The Cream City Nine are surging, winners of five straight series and holding onto a 2.5-game lead on a playoff spot heading into September’s first full weekend. But, to steal a concept from football on NFL kickoff weekend, this could be a series of trap games for the Brewers.
The San Francisco Giants will come to town to break up two series against the Chicago Cubs. After making a small dent in the NL Central race by taking 2 of 3 from the Cubs this week, they’ll have to avoid a letdown against the 4th-place Giants in order to make sure that second series in Chicago will still have meaning in the division race.
The last time the Brewers saw the Giants, Milwaukee took 3 of 4 as part of a very successful West Coast road trip that helped encourage David Stearns to make a push at the trade deadline for Mike Moustakas and Jonathan Schoop. That series pushed the Giants below .500 and ultimately factored into them deciding to become mild sellers.
Gone is Andrew McCutchen, and Pablo Sandoval, Jeff Samardzija and Buster Posey are now on the 60-day disabled list. They come into the weekend at 68-73 and losers in 5 straight games, having just been swept by the now West-leading Colorado Rockies. McCutchen and Posey were the leaders in most offensive categories for the Giants, meaning they’ll be left with Brandon Belt (.259/.346/.427), Brandon Crawford (slumping in the second half down to .257/.324/.400), and Evan Longoria (.244/.282/.429) to try to generate some offense. Overall, the Giants rank 26th in baseball in runs scored, 25th in on-base percentage, and 28th in slugging percentage.
Friday - 7:10 p.m. CDT
Derek Holland vs. Chase Anderson
Saturday - 6:10 p.m. CDT
Chris Stratton vs. Gio Gonzalez
Sunday - 1:10 p.m. CDT
Madison Bumgarner vs. Zach Davies
After a terrible 2017 season, Holland has resurrected his career this year, and in many ways is actually having a career year at age 31. He’ll enter this start with a 3.56 ERA, which is his best mark since 2013 during his peak in Texas. He’s struck out 144 batters in 146.2 innings for a career-best 8.8 K/9, and he’s managed to manage his walks enough to still largely be effective. The lefty is coming off a start in which he limited the Mets to 1 run on 4 hits in 6 innings, and he hasn’t allowed more than 1 run in a month -- the last time it happened was August 10th, when he allowed 5 runs (4 earned) against Pittsburgh.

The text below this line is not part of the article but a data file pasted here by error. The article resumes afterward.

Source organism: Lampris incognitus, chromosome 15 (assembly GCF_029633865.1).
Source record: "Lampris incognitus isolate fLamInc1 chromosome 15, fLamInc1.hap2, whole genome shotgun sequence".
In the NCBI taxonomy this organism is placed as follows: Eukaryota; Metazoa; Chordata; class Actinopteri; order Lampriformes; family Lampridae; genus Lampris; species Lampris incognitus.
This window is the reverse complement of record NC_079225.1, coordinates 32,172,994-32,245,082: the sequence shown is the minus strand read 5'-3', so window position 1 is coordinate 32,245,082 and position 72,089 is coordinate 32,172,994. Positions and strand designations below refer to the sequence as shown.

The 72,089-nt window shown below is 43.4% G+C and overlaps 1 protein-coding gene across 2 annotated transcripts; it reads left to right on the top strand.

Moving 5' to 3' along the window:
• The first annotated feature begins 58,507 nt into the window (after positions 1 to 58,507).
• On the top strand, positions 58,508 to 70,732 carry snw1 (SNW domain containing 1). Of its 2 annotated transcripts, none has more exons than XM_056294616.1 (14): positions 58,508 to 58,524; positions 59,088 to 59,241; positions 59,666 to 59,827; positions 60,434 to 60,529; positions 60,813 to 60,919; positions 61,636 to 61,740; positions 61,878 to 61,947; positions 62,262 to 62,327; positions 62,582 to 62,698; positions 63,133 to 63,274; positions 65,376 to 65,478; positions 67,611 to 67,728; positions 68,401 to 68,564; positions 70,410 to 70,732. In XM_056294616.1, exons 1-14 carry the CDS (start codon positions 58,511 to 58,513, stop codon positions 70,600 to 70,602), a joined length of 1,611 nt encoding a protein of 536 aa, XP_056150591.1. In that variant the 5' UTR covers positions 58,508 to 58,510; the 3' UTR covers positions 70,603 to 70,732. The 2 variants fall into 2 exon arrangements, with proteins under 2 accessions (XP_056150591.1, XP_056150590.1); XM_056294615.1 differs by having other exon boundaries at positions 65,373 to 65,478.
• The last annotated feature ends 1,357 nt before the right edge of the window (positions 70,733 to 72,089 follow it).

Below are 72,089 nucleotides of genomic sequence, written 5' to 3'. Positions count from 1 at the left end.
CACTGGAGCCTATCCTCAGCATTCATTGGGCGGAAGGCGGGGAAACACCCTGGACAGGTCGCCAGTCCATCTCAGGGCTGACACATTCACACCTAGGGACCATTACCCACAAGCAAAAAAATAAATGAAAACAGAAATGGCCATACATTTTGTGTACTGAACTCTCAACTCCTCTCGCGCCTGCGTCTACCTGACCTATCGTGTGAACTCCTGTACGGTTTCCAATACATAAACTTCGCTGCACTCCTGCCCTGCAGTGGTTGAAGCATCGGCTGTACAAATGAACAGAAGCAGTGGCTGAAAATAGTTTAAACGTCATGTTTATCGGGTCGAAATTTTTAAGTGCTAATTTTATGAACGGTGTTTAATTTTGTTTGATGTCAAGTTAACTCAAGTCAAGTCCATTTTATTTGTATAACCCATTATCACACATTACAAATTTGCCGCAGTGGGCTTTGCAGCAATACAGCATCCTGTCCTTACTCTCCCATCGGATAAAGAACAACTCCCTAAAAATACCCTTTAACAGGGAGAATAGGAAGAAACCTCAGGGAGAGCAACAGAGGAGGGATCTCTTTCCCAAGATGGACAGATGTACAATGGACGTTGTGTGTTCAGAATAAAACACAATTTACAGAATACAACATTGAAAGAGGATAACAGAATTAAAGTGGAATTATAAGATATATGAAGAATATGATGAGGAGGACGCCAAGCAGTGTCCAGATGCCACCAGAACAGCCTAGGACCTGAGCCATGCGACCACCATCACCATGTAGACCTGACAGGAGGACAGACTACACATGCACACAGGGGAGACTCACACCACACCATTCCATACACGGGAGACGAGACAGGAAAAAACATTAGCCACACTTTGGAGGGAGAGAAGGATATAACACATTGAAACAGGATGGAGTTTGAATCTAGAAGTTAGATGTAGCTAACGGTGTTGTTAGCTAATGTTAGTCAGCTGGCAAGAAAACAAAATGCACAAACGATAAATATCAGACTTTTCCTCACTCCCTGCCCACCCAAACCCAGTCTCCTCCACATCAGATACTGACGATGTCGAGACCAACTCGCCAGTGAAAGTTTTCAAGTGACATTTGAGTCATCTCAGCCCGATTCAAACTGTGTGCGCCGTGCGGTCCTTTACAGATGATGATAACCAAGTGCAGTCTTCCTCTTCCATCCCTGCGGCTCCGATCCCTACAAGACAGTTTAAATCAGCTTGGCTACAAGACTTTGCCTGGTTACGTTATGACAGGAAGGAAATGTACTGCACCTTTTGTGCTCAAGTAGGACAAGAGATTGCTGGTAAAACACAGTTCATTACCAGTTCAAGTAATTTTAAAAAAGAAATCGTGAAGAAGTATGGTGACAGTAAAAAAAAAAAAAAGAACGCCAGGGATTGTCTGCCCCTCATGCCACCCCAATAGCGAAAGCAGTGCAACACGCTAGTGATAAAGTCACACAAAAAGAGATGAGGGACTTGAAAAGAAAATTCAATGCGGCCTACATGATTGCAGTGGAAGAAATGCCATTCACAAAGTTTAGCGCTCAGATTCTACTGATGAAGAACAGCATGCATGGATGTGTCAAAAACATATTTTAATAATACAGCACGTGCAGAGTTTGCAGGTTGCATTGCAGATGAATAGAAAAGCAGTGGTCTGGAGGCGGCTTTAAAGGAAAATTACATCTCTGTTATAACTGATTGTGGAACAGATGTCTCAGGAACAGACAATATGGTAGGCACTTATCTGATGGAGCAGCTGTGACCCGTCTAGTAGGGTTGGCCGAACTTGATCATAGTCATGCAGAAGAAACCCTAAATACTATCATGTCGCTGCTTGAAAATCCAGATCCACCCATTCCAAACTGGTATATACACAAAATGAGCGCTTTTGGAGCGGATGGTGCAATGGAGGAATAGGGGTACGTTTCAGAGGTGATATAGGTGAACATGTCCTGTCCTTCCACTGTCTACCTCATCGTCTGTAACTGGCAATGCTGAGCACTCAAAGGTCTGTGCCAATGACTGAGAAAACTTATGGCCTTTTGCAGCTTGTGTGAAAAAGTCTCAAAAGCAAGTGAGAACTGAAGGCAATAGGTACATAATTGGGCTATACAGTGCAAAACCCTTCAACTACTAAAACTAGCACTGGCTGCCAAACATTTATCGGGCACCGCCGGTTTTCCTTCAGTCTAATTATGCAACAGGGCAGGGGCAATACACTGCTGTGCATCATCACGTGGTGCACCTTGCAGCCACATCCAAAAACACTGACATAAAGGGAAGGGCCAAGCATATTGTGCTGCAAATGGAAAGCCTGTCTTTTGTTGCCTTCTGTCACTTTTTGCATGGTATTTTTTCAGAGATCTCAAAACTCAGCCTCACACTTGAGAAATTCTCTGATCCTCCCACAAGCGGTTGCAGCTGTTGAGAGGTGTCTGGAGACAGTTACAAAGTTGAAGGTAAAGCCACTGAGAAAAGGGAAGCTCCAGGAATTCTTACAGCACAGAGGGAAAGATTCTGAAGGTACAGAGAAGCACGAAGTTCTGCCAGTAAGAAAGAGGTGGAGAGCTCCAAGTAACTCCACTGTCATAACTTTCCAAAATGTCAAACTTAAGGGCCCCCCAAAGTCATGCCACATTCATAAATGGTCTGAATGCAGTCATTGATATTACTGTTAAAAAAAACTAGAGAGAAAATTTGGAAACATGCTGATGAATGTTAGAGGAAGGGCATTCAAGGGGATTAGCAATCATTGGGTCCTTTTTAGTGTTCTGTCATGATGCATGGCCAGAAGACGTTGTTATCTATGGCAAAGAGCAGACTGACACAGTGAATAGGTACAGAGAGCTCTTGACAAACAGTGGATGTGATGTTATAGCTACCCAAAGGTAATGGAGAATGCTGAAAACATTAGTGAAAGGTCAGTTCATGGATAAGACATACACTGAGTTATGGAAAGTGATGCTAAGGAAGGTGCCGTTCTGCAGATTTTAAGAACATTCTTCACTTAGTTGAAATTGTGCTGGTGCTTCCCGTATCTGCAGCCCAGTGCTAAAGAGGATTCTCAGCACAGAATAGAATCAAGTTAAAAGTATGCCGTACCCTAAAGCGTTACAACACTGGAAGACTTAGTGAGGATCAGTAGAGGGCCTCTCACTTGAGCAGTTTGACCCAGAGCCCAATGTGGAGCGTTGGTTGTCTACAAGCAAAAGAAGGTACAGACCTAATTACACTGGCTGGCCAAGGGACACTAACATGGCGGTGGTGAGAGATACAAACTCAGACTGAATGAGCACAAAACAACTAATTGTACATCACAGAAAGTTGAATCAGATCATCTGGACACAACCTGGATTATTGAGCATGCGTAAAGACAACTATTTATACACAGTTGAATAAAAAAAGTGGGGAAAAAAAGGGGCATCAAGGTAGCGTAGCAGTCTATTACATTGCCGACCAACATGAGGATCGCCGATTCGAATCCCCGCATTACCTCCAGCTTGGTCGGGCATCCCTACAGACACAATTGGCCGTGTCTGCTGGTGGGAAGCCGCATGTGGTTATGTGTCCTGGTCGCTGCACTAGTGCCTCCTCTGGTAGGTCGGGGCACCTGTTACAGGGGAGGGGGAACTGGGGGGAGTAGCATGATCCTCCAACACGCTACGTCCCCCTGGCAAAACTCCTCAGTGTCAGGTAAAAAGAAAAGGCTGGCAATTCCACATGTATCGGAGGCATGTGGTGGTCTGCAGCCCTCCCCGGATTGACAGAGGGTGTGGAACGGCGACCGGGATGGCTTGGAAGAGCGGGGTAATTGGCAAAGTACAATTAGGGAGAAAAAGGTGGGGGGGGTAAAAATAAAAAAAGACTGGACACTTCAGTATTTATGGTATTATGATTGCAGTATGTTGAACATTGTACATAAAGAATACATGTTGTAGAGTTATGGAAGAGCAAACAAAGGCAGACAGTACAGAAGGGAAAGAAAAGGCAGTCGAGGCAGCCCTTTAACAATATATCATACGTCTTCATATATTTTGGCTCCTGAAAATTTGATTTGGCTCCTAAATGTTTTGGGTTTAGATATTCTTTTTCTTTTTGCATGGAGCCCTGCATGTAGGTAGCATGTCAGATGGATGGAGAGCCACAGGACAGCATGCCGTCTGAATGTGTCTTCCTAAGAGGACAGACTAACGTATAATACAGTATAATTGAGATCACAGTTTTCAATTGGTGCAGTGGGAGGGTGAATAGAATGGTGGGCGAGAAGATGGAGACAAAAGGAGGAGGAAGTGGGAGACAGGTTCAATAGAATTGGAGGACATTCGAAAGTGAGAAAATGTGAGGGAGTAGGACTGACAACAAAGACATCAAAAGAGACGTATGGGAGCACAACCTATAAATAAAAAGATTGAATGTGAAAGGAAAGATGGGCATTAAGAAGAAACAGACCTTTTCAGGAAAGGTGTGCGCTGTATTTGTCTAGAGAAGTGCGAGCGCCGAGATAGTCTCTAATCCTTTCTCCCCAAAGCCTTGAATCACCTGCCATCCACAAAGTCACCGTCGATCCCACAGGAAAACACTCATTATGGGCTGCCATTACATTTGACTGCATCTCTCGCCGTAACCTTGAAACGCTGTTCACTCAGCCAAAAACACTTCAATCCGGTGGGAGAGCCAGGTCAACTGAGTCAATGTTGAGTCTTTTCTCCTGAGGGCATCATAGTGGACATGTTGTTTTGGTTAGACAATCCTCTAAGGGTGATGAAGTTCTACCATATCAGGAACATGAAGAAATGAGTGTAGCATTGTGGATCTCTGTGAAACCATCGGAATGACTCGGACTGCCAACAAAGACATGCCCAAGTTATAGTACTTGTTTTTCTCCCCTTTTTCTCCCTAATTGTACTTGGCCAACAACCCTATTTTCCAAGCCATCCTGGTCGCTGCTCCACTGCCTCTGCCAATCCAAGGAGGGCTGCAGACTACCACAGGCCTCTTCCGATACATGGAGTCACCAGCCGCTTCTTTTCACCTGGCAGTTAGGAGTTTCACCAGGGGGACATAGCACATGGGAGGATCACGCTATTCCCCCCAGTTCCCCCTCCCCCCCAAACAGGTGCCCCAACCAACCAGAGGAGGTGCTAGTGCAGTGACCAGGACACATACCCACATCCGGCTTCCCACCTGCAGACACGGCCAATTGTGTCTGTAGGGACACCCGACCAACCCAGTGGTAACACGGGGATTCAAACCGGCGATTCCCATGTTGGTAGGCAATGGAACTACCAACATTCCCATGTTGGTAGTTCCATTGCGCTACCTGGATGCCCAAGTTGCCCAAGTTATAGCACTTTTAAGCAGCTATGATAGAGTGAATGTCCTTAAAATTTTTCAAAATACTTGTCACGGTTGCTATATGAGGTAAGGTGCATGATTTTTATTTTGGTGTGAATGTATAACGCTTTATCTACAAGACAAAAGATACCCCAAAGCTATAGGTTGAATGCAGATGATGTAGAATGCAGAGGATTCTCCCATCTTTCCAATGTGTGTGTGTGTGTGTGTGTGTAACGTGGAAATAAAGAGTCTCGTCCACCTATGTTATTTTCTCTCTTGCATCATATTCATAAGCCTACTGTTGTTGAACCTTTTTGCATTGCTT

Stratton has been the victim of some bad luck this year, if you believe FIP. He’s currently carrying a 4.90 ERA in 23 games this year, but his FIP is a much more palatable 4.32. Getting unlucky with the ERA will happen when you’re only striking out 6.8 batters per 9 innings while also walking 3 per 9. With 130 hits allowed in 121.1 innings, he’s had to deal with a lot of baserunners, and quite a few of them have been able to score. He’s been better in his last few outings, though, allowing just 4 runs in his past 20.1 innings, including 8 shutout innings against postseason contender Arizona on August 27th.
After a late start to his season, Bumgarner has started to pitch like the Madison Bumgarner we’ve gotten used to seeing over the last 8 1/2 years. He’s striking out fewer batters than he normally does and the walk rate is still much higher than career averages, but he’s still been able to work out of jams and put up zeroes on the scoreboard -- explaining the large difference between his ERA (3.07) and FIP (4.08). That ERA actually took a big jump in his last start, when he gave up 7 runs (6 earned) at Coors Field, getting tagged for 3 home runs. That’s happened to plenty of good pitchers, and in his start before, he also shut out the Diamondbacks over 7 innings, allowing just 4 hits. When the Brewers visited the Bay Area at the end of July, Bumgarner limited them to 3 runs (2 earned) over 8 innings, but it was still enough for the Brewers to come away with a 3-1 win.
Statistics courtesy of Baseball-Reference